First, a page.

The number of Cambodian families newly affected by land conflicts has tripled in a year, a local NGO said earlier this week.
In a statement released Thursday, The Cambodian League for the Promotion and Defense of Human Rights (Licadho) said that it had registered 10,625 families newly affected by land conflicts in 2014, which was more than three times the number of families documented in 2013.
Land disputes have long been a major problem in Cambodia. Last year, Licadho released data showing that Cambodia had reached what it termed a “shameful milestone,” with land conflicts affecting more than half a million people since 2000.
“It’s unfortunate that the Cambodian government is making the same promises again and again over land disputes,” Licadho director Naly Pilorge said. “The authorities need to address the problem immediately with long-term lasting solutions.”
As it has done in the past, the Cambodian government has responded by either rubbishing Licadho’s figures outright or suggesting that they are exaggerated.
According to The Phnom Penh Post, government spokesman Phay Siphan dismissed Licadho’s data as “fabricated,” suggesting that they had a “hidden agenda…to get more funds.”
Sao Sopheap, the spokesman for the country’s environment ministry, The Post reported, was a little less dramatic, rejecting the group’s figures but acknowledging that the number of land conflicts did increase in 2014 and that the government was doing its best to address the issue.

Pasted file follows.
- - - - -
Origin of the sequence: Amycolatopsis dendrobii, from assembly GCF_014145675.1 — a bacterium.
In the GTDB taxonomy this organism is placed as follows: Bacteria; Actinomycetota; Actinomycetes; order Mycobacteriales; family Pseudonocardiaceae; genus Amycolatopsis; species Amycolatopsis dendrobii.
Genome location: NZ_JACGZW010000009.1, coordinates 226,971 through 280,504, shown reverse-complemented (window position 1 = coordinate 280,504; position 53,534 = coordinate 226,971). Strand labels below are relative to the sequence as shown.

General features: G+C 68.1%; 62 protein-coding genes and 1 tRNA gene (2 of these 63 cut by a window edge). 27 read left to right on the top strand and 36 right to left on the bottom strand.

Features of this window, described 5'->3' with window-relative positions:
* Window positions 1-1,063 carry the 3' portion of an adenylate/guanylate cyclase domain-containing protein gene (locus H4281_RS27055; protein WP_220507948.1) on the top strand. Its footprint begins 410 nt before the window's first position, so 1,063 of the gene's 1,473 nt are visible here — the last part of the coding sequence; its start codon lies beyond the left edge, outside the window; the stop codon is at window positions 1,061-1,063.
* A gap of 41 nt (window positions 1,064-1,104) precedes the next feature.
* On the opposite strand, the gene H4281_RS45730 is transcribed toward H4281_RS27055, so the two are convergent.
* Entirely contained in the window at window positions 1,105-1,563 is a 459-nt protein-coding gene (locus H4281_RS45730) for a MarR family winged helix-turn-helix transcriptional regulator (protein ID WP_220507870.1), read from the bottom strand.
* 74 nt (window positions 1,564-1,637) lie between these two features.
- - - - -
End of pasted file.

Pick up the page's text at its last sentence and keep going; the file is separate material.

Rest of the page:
“The reality is that our ministries and institutions are working on the government’s policy to solve all land conflicts,” he said.
On Friday, Cambodia’s Ministry of Land Management, Urban Planning and Construction said in response to the report that it had received only 6,556 complaints on land disputes from 2002 to 2014, and that the number of complaints went down to 990 in 2013 and dropped further to 750 in 2014.
“Since 2002, land disputes have declined from one year to another – it is completely contrary to a local NGO Licadho’s report,” the statement reportedly read.
In its statement, Licadho described the Cambodian government’s previous denials as “shameful,” adding that there has been “no sign” so far that the country’s record in 2015 will be any better.
“The root causes of land conflicts have been well-documented: a corrupt and politically-obedient judicial system, the misuse of armed forces, including soldiers, as well as collusion between well-connected companies and authorities. This toxic cocktail has been fueling conflicts throughout the country for too long,” said Licadho’s technical coordinator Am Sam Ath.